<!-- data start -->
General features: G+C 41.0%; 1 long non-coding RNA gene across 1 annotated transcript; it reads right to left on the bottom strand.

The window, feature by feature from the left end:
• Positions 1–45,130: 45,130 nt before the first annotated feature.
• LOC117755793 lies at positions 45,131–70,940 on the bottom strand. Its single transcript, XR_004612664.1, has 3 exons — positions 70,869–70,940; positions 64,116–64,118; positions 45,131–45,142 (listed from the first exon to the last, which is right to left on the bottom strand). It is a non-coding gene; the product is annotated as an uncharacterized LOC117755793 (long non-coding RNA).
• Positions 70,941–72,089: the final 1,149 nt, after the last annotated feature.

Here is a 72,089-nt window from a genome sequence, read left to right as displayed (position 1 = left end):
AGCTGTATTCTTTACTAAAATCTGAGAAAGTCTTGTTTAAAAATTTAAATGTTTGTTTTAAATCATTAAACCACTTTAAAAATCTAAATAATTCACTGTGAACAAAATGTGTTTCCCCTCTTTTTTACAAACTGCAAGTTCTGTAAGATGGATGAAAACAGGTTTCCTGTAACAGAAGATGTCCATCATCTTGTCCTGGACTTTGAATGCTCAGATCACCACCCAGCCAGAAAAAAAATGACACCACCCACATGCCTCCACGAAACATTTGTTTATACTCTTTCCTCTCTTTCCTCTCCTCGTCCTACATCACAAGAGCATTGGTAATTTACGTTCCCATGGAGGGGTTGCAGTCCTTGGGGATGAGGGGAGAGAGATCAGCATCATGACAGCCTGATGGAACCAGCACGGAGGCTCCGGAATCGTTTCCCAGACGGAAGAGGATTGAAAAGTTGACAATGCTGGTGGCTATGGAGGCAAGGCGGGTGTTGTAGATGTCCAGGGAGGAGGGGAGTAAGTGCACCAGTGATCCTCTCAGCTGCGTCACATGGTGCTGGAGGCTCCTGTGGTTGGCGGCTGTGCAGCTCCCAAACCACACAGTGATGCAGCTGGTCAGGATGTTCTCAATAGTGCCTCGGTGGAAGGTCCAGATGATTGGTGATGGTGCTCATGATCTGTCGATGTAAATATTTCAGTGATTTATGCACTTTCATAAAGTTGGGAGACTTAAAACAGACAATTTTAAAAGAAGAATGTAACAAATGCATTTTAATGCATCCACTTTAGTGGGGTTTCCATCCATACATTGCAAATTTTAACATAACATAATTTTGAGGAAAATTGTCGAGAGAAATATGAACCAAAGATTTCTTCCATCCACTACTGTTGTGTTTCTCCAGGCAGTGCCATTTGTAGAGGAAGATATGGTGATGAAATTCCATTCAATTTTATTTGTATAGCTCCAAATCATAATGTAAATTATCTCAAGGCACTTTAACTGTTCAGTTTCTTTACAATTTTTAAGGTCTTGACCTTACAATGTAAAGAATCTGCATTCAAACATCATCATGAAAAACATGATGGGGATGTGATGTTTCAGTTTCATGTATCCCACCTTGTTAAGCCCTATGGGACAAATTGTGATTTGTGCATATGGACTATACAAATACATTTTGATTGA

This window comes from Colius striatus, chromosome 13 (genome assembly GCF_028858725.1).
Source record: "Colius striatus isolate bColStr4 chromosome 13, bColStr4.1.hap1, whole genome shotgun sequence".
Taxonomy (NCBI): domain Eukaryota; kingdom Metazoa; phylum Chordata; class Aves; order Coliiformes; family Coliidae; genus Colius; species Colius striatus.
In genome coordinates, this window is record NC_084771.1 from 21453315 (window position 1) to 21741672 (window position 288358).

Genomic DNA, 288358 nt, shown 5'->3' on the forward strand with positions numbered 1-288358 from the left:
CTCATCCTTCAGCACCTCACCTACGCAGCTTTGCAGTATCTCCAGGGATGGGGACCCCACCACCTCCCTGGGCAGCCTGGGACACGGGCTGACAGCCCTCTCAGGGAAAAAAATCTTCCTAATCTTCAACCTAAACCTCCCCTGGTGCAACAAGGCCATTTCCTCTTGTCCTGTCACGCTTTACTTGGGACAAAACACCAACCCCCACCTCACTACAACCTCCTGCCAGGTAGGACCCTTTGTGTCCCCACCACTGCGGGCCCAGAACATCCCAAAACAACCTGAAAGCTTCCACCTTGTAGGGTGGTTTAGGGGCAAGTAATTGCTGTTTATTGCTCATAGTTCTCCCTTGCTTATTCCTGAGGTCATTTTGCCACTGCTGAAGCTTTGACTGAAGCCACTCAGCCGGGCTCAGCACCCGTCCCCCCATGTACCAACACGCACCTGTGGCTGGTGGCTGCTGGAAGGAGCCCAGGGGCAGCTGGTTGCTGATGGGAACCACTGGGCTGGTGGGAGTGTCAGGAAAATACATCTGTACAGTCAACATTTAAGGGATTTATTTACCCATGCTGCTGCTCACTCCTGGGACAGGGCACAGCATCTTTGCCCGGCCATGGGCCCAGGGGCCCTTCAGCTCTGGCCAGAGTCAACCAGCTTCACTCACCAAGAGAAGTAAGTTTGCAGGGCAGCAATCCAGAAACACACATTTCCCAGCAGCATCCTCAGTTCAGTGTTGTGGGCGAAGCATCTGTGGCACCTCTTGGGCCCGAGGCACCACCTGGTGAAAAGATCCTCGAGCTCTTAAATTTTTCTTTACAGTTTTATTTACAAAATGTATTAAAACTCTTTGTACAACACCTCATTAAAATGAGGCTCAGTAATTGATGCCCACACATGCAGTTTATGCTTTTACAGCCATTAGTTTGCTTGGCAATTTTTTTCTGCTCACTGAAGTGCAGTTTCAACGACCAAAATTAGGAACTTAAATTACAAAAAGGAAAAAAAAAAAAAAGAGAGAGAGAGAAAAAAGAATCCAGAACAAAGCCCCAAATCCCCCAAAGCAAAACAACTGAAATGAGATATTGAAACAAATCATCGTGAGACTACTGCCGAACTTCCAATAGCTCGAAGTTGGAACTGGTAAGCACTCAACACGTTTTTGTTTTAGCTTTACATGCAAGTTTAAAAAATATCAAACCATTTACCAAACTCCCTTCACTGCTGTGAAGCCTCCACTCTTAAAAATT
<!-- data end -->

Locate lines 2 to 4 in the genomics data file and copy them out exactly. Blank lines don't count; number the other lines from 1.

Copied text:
The window, feature by feature from the left end:
• Positions 1–45,130: 45,130 nt before the first annotated feature.
• LOC117755793 lies at positions 45,131–70,940 on the bottom strand. Its single transcript, XR_004612664.1, has 3 exons — positions 70,869–70,940; positions 64,116–64,118; positions 45,131–45,142 (listed from the first exon to the last, which is right to left on the bottom strand). It is a non-coding gene; the product is annotated as an uncharacterized LOC117755793 (long non-coding RNA).